Glyphosate: IARC Got It Right, EFSA Got It From Monsanto

The European Food Safety Agency (EFSA) recently released its reassessment of glyphosate, the main ingredient of Monsanto's weed-killer, Roundup. EFSA found that glyphosate is unlikely to be carcinogenic or genotoxic (damaging to DNA) - a conclusion loudly applauded by Monsanto.

The EFSA report is in direct conflict with recent findings by another body, the World Health Organization's International Agency for Research on Cancer (IARC) which reviewed glyphosate cancer risks and released its findings earlier this year. The two bodies came to almost opposite conclusions on the cancer risk. IARC found that glyphosate "probably" causes cancer in humans (Group 2A).

The dramatic inconsistency between the EFSA and IARC cancer reports spurred 96 prominent scientists from 25 countries to voice strong opposition to the EFSA report. Their letter to the European Commission states that the IARC decision is "by far the more credible," and urges the European Commission to "disregard the flawed EFSA finding on glyphosate."

How can EFSA and IARC experts both look at the same scientific studies and come to completely opposite conclusions? And, why should we care?


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The EFSA report is based on findings of the German Federal Institute for Risk Assessment - the BfR - which received a first draft of the science directly from the Glyphosate Task Force (GTF), whose members include Monsanto and Syngenta and other agrochemical corporations. EFSA describes its process as standard procedure to have the agrochemical company supply the scientific information to the Member state (Germany and Croatia in this case), whose report then goes to EFSA to make a final evaluation.

The Guardian reported on how compromised the process was: "BfR officials explained that due to the quantity of evidence they did not have the time to report the original studies in detail, but instead based their evaluation on descriptions provided by the agrochemical industry. But those descriptions also contained the industry's assessment of the reliability and interpretation of each study, which involves exactly the kinds of choice-laden decisions described earlier... this falls well short of what most people would understand as an independent review."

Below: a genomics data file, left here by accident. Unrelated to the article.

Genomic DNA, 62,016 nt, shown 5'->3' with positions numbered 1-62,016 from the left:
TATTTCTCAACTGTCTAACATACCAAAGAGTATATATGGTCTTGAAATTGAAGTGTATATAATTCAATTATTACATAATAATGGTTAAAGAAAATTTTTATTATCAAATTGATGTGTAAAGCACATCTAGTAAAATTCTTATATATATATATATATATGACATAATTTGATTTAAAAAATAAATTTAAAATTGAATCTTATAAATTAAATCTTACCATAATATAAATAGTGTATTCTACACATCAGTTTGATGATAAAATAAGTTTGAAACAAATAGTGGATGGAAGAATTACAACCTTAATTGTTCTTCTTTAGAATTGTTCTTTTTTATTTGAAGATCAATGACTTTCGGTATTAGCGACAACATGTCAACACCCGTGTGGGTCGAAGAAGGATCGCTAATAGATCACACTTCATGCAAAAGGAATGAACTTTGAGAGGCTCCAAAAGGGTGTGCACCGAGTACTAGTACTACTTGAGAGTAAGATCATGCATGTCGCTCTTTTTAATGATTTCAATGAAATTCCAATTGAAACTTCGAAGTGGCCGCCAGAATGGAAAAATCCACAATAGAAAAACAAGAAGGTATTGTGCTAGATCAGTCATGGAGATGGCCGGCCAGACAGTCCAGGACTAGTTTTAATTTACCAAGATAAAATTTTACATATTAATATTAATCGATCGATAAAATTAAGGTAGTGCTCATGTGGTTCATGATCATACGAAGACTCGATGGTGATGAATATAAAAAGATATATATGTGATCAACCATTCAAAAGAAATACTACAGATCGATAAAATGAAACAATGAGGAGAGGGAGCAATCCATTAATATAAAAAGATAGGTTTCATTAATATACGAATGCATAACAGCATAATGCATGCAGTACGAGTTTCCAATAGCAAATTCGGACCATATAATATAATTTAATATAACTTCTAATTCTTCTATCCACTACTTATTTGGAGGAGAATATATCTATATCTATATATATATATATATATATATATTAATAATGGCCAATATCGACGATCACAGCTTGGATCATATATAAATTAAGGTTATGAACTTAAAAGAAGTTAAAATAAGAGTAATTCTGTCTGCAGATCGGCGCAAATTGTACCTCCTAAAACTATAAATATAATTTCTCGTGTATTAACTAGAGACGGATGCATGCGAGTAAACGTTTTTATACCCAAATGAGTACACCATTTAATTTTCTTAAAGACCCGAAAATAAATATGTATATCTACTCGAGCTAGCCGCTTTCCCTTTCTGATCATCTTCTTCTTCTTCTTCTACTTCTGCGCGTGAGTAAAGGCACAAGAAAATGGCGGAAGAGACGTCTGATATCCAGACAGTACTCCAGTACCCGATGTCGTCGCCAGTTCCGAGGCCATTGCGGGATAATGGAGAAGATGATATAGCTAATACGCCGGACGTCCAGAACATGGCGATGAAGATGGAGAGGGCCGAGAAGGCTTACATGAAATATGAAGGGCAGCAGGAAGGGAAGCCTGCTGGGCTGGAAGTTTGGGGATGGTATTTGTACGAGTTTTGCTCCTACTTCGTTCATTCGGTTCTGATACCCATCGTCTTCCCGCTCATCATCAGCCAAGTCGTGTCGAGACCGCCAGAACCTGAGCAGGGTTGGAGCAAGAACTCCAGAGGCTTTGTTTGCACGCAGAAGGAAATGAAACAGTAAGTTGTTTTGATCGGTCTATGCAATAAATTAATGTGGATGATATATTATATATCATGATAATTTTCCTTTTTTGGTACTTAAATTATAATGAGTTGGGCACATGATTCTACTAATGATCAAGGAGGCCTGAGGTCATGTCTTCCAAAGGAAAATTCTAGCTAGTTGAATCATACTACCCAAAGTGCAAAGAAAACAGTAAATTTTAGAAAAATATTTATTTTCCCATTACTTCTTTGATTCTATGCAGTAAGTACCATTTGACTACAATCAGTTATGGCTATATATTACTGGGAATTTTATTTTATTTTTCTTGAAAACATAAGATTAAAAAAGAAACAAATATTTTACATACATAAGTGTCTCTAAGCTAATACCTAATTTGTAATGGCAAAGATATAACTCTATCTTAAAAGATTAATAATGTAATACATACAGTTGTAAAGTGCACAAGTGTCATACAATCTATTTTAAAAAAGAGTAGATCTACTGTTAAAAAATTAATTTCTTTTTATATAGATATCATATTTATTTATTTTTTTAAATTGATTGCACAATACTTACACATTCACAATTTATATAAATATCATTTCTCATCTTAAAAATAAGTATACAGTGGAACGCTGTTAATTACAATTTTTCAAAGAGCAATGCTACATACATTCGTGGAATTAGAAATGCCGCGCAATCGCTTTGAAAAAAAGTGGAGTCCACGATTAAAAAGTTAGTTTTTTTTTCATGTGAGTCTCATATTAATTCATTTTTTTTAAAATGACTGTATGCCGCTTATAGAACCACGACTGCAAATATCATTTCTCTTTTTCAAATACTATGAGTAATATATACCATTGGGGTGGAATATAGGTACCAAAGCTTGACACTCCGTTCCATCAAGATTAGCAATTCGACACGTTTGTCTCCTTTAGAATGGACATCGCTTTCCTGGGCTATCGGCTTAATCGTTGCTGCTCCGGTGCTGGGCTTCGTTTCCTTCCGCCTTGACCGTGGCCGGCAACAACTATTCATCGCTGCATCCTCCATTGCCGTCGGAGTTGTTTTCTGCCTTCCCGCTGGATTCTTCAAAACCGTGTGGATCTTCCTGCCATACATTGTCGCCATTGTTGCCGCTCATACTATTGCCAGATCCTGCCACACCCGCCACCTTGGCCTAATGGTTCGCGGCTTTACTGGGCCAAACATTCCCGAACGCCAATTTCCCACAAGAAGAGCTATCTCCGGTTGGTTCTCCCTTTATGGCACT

So, we know that Monsanto and other companies provided their own assessment of the scientific evidence, much of it industry-sponsored unpublished studies, and then handed that pig off to Germany for some lipstick.

In contrast to the industry-dominated job relied upon by EFSA, IARC conducted an independent and extensive review of all the publicly available evidence linking glyphosate to cancer. IARC is specifically qualified to conduct such a review. IARC has been conducting such reviews for forty years, and has evaluated hundreds of chemicals. IARC is considered an authoritative body by governments around the world, and non-industry experts testify as to its integrity and scientific credibility, often in the face of harsh criticism from the industries whose products are being reviewed.


EFSA's report not only recommends re-approval of glyphosate, but also raising the acceptable daily intake (ADI) for people's everyday exposure to glyphosate (from 0.3 to 0.5 mg/kg-day), including through residues on food. The report recommended that an acute Reference Dose (aRfD) for glyphosate be established, but set it at the same level as the ADI, thereby supporting higher exposure limits and weaker health protections for both acute and chronic exposures.

EFSA's report will now feed into a process in Europe that will decide whether or not glyphosate will remain approved (re-authorized) after 2015 for another 10 years. The next step is a presentation to the Member State Standing Committee (December 2015), and then early in 2016 the European Commission will present a proposal for re-approval, which will be voted in the Standing Committee and then the Commission makes the final decision.

What should Europe do? According the European pesticide regulations, "evidence of genotoxicity essentially precludes approval of a pesticide, although exceptions are possible (see Annex II of Regulation [EC] No 1107/2009)" (Clausing, 2015). This means that regulatory action based on the IARC report should lead to a ban or limit on glyphosate use, to prevent cancers and other adverse health effects. On the other hand, if EFSA and Monsanto win the day, then glyphosate on food crops will continue and likely expand.


Meanwhile, the U.S. Environmental Protection Agency (EPA) says it is in the process of conducting its own review of glyphosate but it is behind schedule. According to EPA's timeline in its Glyphosate Final Work Plan (2009), the agency had planned to have its Preliminary Risk Assessment out for public comments in early 2014 and its registration review for glyphosate was scheduled for completion in 2015. So far, none of this has happened.

Despite the fact that EPA has not completed its risk assessment, in the last year the Agency approved a new product by Dow AgroSciences called 'Enlist Duo' that contains a mix of the herbicides glyphosate and 2,4-D. EPA approved it without re-evaluating the accumulating evidence of human health and environmental risks, including cancer (see blogs by NRDC experts, Drs. Kristi Pullen and Sylvia Fallon).

NRDC brought a lawsuit challenging EPA's approval of Enlist Duo last year (October 2014). NRDC subsequently joined other public interest groups in sending a letter to EPA urging the Agency to consider the cancer risks of glyphosate (based on the IARC report), and again asking EPA not to approve Enlist Duo (Letter, March, 2015).